Church growth, Christ’s resurrection and bad theology core issues in newest “Dedicated” magazine
May 4, 2011
Challenges and changes can be hard pills to swallow for many who have chosen to walk with Christ.
The latest issue of “Dedicated,” the online magazine produced by the Corban University Ministries Department has been released and the insights provided by three Corban professors are sure to challenge you personally and professionally.
Contributing writer and Assistant Professor of Ministries Anne Jeffers takes a look at what in truly means to live the resurrection of Jesus Christ in our lives. By sharing stories of personal loss and the many ways Jesus challenged religious authorities of his day, she shows how we can continue to have hope for a new life through the redeeming blood of Christ.
Corban’s Director of the Doctor of Ministry Program, Leroy Goertzen, PhD, describes the bounty of his family’s traditional holiday feasts as well as the fears of growth and change that can be present at any dinner table. He relates his experiences to the growth of the church and the importance of embracing newcomers to our churches and allowing growth to be nurtured, even if it means changing business as usual.
Associate Professor of Ministries Kent Kersey, PhD, takes a critical look at the book “Love Wins: A book about Heaven, Hell and the Fate of Every Person Who Ever Lived” by Rob Bell, and holds nothing back.
“I must conclude that he is a theological innovator (theological innovation is not a good thing) who has introduced heresy into the church based on good intentions mixed with bad methodology. In short, it’s impossible to take Bell’s erroneous views seriously since his strategy is so flawed,” Kersey states in his article.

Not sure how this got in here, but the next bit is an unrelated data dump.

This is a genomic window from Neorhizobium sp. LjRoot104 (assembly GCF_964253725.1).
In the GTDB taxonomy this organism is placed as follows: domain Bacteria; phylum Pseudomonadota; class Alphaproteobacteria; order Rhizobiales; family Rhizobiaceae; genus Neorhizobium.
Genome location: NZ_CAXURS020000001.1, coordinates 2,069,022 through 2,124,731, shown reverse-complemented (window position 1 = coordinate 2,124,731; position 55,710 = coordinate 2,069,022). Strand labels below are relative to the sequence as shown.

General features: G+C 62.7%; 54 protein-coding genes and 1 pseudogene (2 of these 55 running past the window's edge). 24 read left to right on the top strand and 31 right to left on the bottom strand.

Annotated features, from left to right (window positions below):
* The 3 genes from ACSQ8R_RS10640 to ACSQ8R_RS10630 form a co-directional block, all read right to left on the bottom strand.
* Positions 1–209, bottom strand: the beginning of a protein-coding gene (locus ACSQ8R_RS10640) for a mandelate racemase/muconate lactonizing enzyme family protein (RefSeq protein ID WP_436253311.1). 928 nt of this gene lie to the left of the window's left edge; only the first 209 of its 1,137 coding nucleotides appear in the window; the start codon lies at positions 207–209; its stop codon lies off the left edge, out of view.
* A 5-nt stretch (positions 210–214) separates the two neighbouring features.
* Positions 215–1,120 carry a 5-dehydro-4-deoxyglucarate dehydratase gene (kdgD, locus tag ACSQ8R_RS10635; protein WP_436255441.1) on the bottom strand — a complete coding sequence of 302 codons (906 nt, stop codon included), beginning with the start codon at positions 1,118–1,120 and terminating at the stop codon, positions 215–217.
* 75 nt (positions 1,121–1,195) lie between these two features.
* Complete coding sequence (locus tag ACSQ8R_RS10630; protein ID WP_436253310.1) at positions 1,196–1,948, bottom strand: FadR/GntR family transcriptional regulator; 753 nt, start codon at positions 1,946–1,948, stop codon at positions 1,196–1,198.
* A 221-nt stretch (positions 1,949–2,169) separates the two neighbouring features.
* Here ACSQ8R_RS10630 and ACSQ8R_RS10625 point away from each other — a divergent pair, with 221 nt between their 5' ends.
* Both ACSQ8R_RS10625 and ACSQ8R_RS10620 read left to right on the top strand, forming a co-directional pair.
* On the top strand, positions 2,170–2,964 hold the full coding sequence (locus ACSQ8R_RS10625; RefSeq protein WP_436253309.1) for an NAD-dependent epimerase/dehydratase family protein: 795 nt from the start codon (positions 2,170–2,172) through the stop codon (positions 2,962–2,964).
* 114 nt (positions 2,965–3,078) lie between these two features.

This is the second issue of “Dedicated” and Corban’s Ministries Department Chair Greg Trull, PhD, said it is the product of thoughtful insight and prayer.
“We wanted to extend our ministry reach beyond our current campuses,” he said. “We wanted to continue to minister to the many Northwest Baptist Seminary and Corban alums who are serving the Lord.”
The inaugural issue, released in February, was read by many around the world.
“I was amazed that it was opened in so many countries on the first day it was out, Trull said. “With the electronic format, we’re able to multiply our ministry incredibly. My hope is that it will build stronger ties with our alumni and open many new doors to us in the future.”
To read the first issue of “Dedicated” or to learn more about Corban’s Ministries Department, visit blogs.corban.edu/ministry.